August 8, 2002
By Wendell Cox
It’s the same story over and over. Transit districts ask the voters to approve taxes to build expensive rail systems. The voters consent, and get half of what they bargained for — the tax. As for the promised rail system, it almost always turns out that there just isn’t enough money to deliver on the promises.
Or, transit board members will be told by consultants that a rail line can be built for a certain amount of money. But invariably, after the local political establishment has committed itself to the project, the cost increases start arriving.
Three Danish researchers have just concluded a comprehensive study of hundreds of transport projects and conclude that all of this is not happenstance. The technical term they assign to their findings is . “lying.” In an American Planning Association (APA Journal) article, they put it this way.
The use of deception and lying as tactics in power struggles aimed at getting projects started and at making a profit appear to best explain why costs are highly and systematically underestimated in transportation infrastructure projects.
And so it was that St. Louis voters approved a tax for four rail lines in 1994, only to find within three years that there was barely enough money for one. Or there were the voters in Seattle, who have seen world class cost escalation, at the same time that the promised system has been significantly scaled back, even before the first shovel has been turned.
Perhaps the most pitiful case is Charlotte, where, two years after our report predicting it, local officials have announced steep cost escalation, much of it due to “things left out” of the original plan. As if that were not enough, Mayor Patrick McCrory told the Charlotte Observer that there was no problem, because the voters had approved a tax, not a plan in 1998. Mayor McCrory has a short memory and his comment insults the intelligence of the constituency that elected him. There was a plan, detailed and widely publicized. The voters of Charlotte did not simply grant authority to spend money, they were induced to support the tax by the promise of the plan. Another prediction — within the next year or two, there will be a call for additional taxes or announcements of system cutbacks or stretching project delivery dates out beyond the retirement dates of most transit middle-management.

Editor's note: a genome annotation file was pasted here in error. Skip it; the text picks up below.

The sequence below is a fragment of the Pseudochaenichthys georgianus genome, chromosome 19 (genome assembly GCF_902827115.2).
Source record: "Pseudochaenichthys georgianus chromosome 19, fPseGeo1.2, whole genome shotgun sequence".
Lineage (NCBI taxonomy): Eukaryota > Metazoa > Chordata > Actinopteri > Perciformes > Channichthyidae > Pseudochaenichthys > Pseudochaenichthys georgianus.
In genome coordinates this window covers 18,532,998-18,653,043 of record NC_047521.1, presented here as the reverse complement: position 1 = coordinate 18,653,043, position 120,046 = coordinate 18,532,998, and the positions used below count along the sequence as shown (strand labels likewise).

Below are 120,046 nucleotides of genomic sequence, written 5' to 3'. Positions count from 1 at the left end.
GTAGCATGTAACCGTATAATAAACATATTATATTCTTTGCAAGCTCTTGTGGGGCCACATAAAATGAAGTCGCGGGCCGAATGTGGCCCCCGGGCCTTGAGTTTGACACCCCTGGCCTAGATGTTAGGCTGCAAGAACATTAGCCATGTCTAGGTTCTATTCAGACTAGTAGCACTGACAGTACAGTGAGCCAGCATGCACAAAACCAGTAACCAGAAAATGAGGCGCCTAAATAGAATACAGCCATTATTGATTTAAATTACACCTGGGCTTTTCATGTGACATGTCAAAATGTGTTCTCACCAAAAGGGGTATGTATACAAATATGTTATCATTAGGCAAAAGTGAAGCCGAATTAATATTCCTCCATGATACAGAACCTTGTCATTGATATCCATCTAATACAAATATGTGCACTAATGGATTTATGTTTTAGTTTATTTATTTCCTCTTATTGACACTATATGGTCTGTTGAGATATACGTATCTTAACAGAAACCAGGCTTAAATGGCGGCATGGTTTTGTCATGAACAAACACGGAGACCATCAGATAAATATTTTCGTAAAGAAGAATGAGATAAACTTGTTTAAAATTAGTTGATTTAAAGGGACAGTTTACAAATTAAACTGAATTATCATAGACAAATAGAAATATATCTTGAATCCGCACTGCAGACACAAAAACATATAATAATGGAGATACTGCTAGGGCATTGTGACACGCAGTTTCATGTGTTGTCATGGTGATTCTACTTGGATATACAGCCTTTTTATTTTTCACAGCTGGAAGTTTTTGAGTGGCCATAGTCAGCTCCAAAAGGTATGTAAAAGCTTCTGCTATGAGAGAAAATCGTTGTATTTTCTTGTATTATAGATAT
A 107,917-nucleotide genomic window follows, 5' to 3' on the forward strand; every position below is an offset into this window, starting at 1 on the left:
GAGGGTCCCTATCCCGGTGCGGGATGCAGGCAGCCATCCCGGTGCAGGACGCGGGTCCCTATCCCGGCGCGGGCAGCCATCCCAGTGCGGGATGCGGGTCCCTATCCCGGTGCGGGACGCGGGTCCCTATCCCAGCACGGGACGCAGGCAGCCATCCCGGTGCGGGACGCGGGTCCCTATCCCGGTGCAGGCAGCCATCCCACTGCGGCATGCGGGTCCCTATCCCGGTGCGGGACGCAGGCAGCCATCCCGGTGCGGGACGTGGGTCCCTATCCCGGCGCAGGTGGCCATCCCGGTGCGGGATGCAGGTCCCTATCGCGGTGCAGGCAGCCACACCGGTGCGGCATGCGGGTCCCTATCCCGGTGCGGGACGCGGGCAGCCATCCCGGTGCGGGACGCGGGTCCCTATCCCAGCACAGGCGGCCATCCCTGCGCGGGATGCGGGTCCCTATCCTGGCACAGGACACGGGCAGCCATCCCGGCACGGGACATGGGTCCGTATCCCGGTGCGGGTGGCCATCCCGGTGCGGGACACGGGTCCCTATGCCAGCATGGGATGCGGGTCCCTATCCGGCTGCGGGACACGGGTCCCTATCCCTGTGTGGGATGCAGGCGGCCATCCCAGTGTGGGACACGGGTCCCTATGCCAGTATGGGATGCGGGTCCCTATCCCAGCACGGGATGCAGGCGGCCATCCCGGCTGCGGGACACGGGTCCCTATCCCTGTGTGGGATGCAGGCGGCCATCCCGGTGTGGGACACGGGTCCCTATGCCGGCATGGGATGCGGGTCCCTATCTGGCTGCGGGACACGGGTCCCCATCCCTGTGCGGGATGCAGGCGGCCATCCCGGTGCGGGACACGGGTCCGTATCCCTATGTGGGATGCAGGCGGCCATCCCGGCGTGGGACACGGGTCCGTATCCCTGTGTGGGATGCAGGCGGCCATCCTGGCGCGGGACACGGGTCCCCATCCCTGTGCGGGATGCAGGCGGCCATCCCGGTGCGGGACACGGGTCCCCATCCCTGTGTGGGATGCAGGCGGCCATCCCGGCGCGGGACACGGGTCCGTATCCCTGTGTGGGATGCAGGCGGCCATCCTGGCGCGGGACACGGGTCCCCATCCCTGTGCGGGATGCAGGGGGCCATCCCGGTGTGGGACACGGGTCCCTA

My personal experience mirrors the international findings on two counts. First; in 1980 the Los Angeles County Transportation Commission, of which I was a member, told the voters that in exchange for a one-half cent sales tax we would build eleven rail lines. Twenty two years and another tax increase later, three lines have been built and a fourth project is struggling toward completion. There are no serious plans to fulfill the 1980 promises.
Then, in 1981, we members of the Los Angeles Transportation Commission were told that a light rail line could be built from Los Angeles to Long Beach for less than $150 million. Soon after we approved the line, the costs started rising. By the time the line opened in 1990, the cost had more than quadrupled, after accounting for inflation. A private company that spent $600 million for a $150 million project would be mercifully forced into bankruptcy. But things are different in government. No public official, especially no elected official, can imagine suffering the embarrassment of “pulling the plug” on a major project, no matter how obscene the cost escalation becomes. It is not surprising that light rail builders have an incentive to claim projects will cost less, while planning to push the prices up after virtually irrevocable approvals have been given.
The same thing occurred with respect to the Denver Southeast light rail line. Between 1998 and 2000 the cost of the project rose from under $600 million to nearly $900 million. Prospects are that future rail extensions will have similarly rising costs, and that, as in other urban areas, the reality will fall far short of the promise.
But there is a more important issue here. The legal equivalent of lying is fraud. Consumer protection laws forbid fraud in commercial transactions and violation can result in civil or even criminal penalties. The citizenry should at least be able to depend upon being treated as well by their government as by the otherwise unscrupulous used-car salesman who values his freedom more than a fraudulently earned commission. Perhaps it is time to apply “lemon” laws to government.
Copyright 2002, Independence Institute
INDEPENDENCE INSTITUTE is a non-profit, non-partisan Colorado think tank. It is governed by a statewide board of trustees and holds a 501(c)(3) tax exemption from the IRS. Its public policy research focuses on economic growth, education reform, local government effectiveness, and Constitutional rights.
JON CALDARA is President of the Institute.
WENDELL COX is Senior Fellow for Urban Policy of the Independence Institute. He was appointed to three terms on the Los Angeles County Transportation Commission by Mayor Tom Bradley and was appointed by Speaker Newt Gingrich to complete the unexpired term of New Jersey Governor Christine Todd Whitman on the Amtrak Reform Council.
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